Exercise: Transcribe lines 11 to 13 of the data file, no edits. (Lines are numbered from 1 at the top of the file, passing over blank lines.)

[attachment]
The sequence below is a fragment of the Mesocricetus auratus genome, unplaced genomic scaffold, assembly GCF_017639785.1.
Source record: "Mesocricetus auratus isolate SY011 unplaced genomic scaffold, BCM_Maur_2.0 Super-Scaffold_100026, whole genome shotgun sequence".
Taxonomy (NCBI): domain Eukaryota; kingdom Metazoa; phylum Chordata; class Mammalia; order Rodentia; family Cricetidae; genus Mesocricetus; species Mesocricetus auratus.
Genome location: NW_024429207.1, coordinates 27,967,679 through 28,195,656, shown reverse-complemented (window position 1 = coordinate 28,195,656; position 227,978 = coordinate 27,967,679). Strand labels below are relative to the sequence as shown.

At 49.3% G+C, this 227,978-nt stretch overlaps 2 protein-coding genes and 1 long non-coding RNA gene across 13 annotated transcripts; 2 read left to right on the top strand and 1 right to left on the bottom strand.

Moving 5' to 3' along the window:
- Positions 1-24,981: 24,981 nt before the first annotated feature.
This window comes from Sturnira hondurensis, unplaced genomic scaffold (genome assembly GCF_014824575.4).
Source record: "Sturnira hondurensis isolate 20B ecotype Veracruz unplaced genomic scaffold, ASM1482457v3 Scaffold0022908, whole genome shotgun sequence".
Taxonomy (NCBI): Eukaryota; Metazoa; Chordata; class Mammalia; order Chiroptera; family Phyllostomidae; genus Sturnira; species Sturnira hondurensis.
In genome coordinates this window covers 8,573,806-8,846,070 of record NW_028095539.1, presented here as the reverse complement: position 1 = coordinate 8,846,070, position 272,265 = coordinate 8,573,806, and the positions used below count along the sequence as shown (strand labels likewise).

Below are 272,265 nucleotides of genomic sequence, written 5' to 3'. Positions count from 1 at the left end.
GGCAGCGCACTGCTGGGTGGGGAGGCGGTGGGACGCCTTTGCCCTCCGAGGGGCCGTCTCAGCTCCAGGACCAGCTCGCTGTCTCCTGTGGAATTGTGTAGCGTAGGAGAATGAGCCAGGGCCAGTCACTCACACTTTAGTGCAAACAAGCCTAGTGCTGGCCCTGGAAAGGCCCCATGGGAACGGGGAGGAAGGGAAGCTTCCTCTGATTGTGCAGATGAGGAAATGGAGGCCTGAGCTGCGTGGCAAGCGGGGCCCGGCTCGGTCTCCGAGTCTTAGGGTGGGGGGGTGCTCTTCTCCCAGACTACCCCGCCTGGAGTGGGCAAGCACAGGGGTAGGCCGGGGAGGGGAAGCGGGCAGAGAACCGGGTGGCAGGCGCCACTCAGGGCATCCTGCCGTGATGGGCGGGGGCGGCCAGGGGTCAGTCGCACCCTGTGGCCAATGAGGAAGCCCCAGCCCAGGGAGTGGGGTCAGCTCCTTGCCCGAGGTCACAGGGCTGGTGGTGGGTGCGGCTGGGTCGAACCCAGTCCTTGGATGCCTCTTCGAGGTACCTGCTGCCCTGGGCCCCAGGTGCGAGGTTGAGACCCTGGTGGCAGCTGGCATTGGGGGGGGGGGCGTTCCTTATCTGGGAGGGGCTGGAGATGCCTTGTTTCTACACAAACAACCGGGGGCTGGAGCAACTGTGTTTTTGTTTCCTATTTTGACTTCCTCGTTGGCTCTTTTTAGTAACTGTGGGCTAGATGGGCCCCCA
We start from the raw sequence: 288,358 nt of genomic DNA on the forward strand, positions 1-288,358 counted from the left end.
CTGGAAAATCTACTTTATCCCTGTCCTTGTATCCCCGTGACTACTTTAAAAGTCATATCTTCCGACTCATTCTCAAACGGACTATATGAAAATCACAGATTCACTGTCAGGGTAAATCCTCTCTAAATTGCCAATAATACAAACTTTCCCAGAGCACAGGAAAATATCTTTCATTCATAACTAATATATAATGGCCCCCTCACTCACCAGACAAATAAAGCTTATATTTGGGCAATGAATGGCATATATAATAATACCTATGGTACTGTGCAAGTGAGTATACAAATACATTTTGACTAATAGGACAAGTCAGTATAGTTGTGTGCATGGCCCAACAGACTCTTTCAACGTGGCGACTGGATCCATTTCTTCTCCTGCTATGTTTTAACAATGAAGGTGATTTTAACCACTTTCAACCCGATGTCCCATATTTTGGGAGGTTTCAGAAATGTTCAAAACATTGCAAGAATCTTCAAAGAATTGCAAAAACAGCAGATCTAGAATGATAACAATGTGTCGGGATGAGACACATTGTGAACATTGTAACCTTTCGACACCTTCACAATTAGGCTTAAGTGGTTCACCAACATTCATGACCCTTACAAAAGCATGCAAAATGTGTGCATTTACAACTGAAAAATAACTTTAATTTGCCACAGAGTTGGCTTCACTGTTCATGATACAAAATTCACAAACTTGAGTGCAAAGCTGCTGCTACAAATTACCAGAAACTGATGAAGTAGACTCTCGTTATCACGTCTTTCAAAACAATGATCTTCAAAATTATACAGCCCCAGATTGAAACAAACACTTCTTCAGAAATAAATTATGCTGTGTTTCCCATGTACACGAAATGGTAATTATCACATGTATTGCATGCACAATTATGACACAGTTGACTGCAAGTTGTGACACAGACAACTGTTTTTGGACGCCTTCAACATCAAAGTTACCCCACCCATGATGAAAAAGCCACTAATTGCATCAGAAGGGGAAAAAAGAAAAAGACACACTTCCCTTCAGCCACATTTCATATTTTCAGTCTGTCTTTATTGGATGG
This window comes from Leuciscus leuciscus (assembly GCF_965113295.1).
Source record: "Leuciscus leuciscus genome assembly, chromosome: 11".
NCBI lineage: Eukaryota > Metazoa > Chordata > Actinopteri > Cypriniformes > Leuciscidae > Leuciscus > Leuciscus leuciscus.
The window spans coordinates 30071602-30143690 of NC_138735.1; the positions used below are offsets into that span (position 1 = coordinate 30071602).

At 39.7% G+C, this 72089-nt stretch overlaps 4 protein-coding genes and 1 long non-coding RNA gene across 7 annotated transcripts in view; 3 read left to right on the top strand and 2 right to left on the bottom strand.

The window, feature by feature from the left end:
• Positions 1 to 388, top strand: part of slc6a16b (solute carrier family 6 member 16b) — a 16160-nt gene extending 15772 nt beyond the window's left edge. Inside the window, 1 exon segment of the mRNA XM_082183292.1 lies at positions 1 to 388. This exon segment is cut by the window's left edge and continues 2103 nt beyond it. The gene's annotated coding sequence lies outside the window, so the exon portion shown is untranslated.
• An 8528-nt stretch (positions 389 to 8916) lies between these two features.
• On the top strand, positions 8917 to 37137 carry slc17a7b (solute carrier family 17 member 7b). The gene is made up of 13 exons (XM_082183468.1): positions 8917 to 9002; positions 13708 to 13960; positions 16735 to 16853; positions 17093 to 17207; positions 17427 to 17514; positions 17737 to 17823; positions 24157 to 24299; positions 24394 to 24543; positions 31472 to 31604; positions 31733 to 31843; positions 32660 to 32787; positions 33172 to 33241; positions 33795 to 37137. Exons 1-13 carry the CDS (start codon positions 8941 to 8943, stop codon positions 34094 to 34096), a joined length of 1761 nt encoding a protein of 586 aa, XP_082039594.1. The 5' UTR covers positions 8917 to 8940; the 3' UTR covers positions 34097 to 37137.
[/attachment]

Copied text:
In genome coordinates this window covers 8,573,806-8,846,070 of record NW_028095539.1, presented here as the reverse complement: position 1 = coordinate 8,846,070, position 272,265 = coordinate 8,573,806, and the positions used below count along the sequence as shown (strand labels likewise).

Below are 272,265 nucleotides of genomic sequence, written 5' to 3'. Positions count from 1 at the left end.
GGCAGCGCACTGCTGGGTGGGGAGGCGGTGGGACGCCTTTGCCCTCCGAGGGGCCGTCTCAGCTCCAGGACCAGCTCGCTGTCTCCTGTGGAATTGTGTAGCGTAGGAGAATGAGCCAGGGCCAGTCACTCACACTTTAGTGCAAACAAGCCTAGTGCTGGCCCTGGAAAGGCCCCATGGGAACGGGGAGGAAGGGAAGCTTCCTCTGATTGTGCAGATGAGGAAATGGAGGCCTGAGCTGCGTGGCAAGCGGGGCCCGGCTCGGTCTCCGAGTCTTAGGGTGGGGGGGTGCTCTTCTCCCAGACTACCCCGCCTGGAGTGGGCAAGCACAGGGGTAGGCCGGGGAGGGGAAGCGGGCAGAGAACCGGGTGGCAGGCGCCACTCAGGGCATCCTGCCGTGATGGGCGGGGGCGGCCAGGGGTCAGTCGCACCCTGTGGCCAATGAGGAAGCCCCAGCCCAGGGAGTGGGGTCAGCTCCTTGCCCGAGGTCACAGGGCTGGTGGTGGGTGCGGCTGGGTCGAACCCAGTCCTTGGATGCCTCTTCGAGGTACCTGCTGCCCTGGGCCCCAGGTGCGAGGTTGAGACCCTGGTGGCAGCTGGCATTGGGGGGGGGGGCGTTCCTTATCTGGGAGGGGCTGGAGATGCCTTGTTTCTACACAAACAACCGGGGGCTGGAGCAACTGTGTTTTTGTTTCCTATTTTGACTTCCTCGTTGGCTCTTTTTAGTAACTGTGGGCTAGATGGGCCCCCA